February was a bit longer than normal, which gave me one extra day to play board games. This month I have been finishing work on time and it has been half-term too so I have played a few more games before the kids’ bedtime. Thus the games we have been playing are as light as a perfect Mary Berry Victoria sponge cake!

Amongst my most played games of February was King of Tokyo. The kids take great care and time in choosing their monsters, but as we are without the Power-Up Expansion, they have not realised that this is for decoration only! They are strangely apt at working out which of the cards they should choose to spend their energy tokens on. Now my youngest child hasn’t got a clue what’s going on but is more than happy rolling the oversized dice for his parents! Overall this is a great family game and you really do want to be King of Tokyo!

I recently reviewed Dino Dump so that has been getting to the table a lot. The kids really enjoy playing it. As I said in my review, there is a little bit of luck involved at the end and how the cards are drawn. There is however, enough decision-making in the gameplay to make it enjoyable for adults, who will remember it by its former incarnation as the less family friendly named Shithead.

Another card game that hit the table a fair bit was Pit. Granted we were playing the scaled down all-inclusive version of the rules, without the Bull and Bear cards and without the scoring element that comes from collecting higher value stocks. For those that aren’t familiar with this game, Pit recreates the hustle and bustle of a stock market. All 3-8 players are trading a number of cards to try and collect a set of 9 matching cards. The ‘all play at once’ gameplay creates a good chaotic frenzy and naturally hurries gameplay, barely giving you enough time to think about what you ‘should’ be doing. The kids have really enjoyed this melee of card swapping fun and you will too… unless it is very early on a Sunday morning and you have a hangover, in this instance, it is not recommended!

Roll on March… nothing says thanks for being a great mum better than brand new board games on Mothering Sunday right?


February was another good month for gaming! My partner and I went head to head numerous times. Our clash of wills took in Jaipur, Kahuna, Karuba and Century Eastern Wonders. I won some  battles but alas, dear reader, I lost the war. My partner is a wily one and she takes no prisoners! Being ill part way through the month gained me no sympathy. The winning streaks I had been enjoying for Kahuna, Karuba, and Eastern Wonders are all now quashed!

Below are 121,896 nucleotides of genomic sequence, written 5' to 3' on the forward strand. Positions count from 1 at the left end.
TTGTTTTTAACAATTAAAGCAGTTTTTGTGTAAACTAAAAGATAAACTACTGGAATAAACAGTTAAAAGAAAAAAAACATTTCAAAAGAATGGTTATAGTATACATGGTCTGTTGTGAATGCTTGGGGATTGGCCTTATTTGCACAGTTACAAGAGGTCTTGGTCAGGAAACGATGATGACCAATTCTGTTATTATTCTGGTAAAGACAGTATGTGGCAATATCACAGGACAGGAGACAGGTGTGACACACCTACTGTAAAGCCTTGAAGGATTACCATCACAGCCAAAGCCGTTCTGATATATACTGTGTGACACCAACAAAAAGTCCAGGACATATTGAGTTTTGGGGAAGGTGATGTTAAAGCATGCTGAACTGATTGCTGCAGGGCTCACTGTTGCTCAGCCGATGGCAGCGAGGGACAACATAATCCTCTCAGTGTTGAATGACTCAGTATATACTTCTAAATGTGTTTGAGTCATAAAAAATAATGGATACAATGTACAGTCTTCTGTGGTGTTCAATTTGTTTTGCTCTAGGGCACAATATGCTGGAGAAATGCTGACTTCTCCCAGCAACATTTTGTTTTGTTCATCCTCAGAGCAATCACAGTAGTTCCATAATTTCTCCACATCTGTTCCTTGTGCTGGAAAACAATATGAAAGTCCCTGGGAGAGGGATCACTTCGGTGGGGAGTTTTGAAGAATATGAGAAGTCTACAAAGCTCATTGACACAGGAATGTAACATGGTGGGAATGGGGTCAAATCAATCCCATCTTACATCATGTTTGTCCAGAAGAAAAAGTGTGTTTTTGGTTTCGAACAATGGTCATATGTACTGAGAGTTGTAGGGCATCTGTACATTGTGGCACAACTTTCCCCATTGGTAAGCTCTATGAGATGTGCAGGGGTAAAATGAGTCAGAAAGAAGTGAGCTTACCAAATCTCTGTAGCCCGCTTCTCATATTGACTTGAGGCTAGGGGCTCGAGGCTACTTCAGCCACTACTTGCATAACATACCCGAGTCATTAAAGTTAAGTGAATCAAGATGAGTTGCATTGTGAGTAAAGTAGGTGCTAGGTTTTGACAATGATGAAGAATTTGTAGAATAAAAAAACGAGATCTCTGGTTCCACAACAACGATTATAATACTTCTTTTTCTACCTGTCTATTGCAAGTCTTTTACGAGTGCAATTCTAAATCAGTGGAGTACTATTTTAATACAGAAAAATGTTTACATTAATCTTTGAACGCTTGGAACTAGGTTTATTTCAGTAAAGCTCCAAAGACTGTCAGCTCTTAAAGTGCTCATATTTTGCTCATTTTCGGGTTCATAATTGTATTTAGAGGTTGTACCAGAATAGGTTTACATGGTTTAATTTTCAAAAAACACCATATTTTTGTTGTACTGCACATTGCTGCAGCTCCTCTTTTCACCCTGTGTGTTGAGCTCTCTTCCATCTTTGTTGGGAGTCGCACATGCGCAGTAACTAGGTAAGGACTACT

I was pleased to get Orleans to the table in February. It's fast becoming a new favourite of mine. I'd be willing to bet it ends 2020 amongst my most played games. I'm partial to a game that works in deck or pool building. In Orleans, players will combine pool building with worker placement to drive gameplay. It's an interesting combination of mechanics. Orleans happens to have been the heaviest game I played in February - a month that also saw Ticket to Ride Europe and Tiny Epic Quest hit the table.

Formula D continues to see play, which is unsurprising as I'm running a mini league at my flgs. We completed rounds two and three, on Suzuka and Buddh circuits. I finished third in both races, leaving me third overall in the league. I'm really enjoying playing Formula D with full advanced rules (and some custom rules). It makes for some fun, strategic gaming. The group are really engaging with it, which is nice to see. I appreciate the appeal of racing themed games like Flamme Rouge and Downforce. However, for me, Formula D remains one of (if not, the) the best available.

The final game I'll mention is Theurgy, an upcoming area influence game. I had the opportunity to meet the designers and play the game ahead of their kickstart campaign. It's a really good game; you can read my preview on the Zatu blog. I fully intend on backing it and am looking forward to another play this month.